The organ is housed in casework according to the classical Werkprinzip designed by Gabriel Kney and Art Seager. The wood used is Pennsylvania red oak stained to match the other woodwork in the chapel. In the main case, the lowest division (under expression) is the Swell, with the Great in the middle and the Oberwerk on top. The large pipes of the Pedal division are in a separate case behind the main case. The basswood pipe shades and grille over the Swell shutters were carved by Gabriel Kney based on motifs found in the paintings on the ceiling of the chapel.
The key action is mechanical. The stop action is electric, by drawknobs in terraces on either side of the keyboards. The manuals use ebony wood for the naturals, and coral padauk with white bone overlay for the sharps. The original combination action was solid-state capture type with eight memory levels. In 2008 the combination action was upgraded to a 256-level capture system. The chests employ a pallet and slider system. The winding is supplied by seven wedge-shaped bellows, allowing different and stable wind pressure to the various divisions.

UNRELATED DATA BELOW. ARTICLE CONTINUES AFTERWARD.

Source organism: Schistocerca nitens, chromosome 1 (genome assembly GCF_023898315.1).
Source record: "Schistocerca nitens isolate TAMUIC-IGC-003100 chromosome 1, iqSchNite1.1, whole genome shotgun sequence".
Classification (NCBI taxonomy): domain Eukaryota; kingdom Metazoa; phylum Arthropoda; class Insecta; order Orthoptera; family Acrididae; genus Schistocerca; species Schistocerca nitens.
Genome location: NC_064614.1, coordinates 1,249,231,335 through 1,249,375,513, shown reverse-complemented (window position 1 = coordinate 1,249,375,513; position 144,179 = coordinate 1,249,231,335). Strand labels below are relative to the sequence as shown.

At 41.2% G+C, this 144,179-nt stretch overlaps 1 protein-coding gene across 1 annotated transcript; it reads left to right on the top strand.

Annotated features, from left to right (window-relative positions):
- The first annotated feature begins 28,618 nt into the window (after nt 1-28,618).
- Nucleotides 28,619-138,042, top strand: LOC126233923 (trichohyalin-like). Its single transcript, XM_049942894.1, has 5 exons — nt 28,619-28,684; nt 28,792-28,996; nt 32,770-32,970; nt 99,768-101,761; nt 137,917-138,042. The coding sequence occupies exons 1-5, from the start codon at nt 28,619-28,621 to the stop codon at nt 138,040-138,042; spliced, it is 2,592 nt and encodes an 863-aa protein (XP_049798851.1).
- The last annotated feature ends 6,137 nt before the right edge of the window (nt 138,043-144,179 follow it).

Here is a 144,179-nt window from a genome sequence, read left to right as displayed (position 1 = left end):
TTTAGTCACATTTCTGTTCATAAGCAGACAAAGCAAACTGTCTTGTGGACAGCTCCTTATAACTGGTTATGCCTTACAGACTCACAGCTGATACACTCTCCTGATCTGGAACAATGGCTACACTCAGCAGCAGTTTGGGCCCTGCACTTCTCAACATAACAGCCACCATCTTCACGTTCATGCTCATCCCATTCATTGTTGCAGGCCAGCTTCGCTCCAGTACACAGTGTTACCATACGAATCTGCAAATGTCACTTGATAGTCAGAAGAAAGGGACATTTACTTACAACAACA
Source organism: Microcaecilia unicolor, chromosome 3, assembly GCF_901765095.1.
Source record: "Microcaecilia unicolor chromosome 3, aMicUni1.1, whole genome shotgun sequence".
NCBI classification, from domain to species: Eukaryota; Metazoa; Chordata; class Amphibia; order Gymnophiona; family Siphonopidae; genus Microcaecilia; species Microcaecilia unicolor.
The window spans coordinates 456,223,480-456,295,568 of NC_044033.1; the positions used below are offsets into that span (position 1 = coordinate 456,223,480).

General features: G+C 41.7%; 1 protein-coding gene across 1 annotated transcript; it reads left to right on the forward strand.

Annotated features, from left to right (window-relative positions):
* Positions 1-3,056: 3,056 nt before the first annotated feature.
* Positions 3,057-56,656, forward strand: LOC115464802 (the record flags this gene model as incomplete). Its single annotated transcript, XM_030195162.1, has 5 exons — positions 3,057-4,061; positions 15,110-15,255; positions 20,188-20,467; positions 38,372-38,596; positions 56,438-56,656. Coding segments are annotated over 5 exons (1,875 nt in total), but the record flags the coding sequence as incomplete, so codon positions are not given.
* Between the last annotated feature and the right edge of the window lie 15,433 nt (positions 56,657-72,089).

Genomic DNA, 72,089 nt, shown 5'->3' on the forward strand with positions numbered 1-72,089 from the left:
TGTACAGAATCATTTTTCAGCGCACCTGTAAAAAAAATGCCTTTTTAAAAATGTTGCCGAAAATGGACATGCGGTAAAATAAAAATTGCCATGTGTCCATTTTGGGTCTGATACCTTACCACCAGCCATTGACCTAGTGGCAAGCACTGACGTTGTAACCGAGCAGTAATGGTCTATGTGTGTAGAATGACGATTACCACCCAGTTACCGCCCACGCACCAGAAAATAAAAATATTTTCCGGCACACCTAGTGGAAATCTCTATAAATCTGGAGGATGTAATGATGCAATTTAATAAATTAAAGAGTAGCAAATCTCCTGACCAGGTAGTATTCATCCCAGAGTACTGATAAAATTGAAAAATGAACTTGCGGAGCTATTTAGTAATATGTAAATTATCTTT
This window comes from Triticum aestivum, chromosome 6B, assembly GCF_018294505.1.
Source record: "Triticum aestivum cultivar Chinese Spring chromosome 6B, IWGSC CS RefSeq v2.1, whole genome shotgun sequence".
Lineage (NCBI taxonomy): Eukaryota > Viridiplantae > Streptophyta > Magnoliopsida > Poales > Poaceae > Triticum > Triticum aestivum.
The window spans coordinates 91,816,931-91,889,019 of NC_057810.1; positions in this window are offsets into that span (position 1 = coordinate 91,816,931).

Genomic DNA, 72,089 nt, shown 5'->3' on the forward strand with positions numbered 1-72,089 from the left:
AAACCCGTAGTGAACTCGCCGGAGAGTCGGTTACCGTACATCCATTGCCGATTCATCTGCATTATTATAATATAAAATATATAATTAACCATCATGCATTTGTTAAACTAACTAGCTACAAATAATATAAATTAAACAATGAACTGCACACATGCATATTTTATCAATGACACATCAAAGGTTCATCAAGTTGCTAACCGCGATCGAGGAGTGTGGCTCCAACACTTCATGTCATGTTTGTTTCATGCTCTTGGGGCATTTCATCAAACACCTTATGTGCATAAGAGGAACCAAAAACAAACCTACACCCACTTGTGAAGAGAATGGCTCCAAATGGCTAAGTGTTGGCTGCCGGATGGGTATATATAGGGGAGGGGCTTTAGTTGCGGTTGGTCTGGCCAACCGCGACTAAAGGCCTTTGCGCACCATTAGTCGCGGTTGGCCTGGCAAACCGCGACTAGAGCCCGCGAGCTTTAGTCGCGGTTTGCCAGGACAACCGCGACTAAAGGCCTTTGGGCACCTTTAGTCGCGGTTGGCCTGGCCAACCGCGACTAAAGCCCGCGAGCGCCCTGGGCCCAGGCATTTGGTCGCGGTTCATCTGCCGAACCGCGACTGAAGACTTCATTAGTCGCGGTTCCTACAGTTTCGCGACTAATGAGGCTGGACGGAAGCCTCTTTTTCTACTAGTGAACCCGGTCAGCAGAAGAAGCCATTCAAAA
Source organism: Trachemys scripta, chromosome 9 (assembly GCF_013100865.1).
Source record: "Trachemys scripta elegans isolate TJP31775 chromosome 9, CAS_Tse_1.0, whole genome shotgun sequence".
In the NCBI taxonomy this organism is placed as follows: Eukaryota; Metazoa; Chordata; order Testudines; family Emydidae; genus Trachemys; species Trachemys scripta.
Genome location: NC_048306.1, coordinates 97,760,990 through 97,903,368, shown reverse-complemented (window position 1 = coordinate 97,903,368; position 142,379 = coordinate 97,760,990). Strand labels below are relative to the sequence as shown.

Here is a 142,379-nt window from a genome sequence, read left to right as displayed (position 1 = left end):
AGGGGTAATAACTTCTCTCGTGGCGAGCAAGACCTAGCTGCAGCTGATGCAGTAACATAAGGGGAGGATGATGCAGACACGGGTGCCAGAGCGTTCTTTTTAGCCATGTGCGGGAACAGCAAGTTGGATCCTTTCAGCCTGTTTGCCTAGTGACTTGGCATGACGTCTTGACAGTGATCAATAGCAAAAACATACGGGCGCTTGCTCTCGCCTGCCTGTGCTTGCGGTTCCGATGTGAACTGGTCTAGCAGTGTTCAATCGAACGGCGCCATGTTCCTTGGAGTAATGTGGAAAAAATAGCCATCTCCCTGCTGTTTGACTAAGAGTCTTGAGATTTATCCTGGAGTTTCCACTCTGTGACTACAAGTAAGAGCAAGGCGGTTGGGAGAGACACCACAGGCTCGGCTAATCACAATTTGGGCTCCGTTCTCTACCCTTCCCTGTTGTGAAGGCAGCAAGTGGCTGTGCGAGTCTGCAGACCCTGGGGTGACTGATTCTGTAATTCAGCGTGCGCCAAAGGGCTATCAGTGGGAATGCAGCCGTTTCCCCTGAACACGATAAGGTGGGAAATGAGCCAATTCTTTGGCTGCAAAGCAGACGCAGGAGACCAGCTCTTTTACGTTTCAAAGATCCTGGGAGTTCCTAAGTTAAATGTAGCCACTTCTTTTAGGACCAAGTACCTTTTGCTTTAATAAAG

The tonal design and scaling of pipes were done by Gabriel Kney. The wooden pipes of white pine or mahogany were made in his shop. The metal pipes, custom-made by independent pipemakers, vary from 80% tin for pipes of principal character to 40% tin for those of flute character. The horizontal trumpets are burned copper.
The attached console has an enclosed television monitor on the right which permits the organist to see the choir conductor, the sanctuary, and to coordinate antiphonal performance from the gallery. On the left, also enclosed, is a telephone.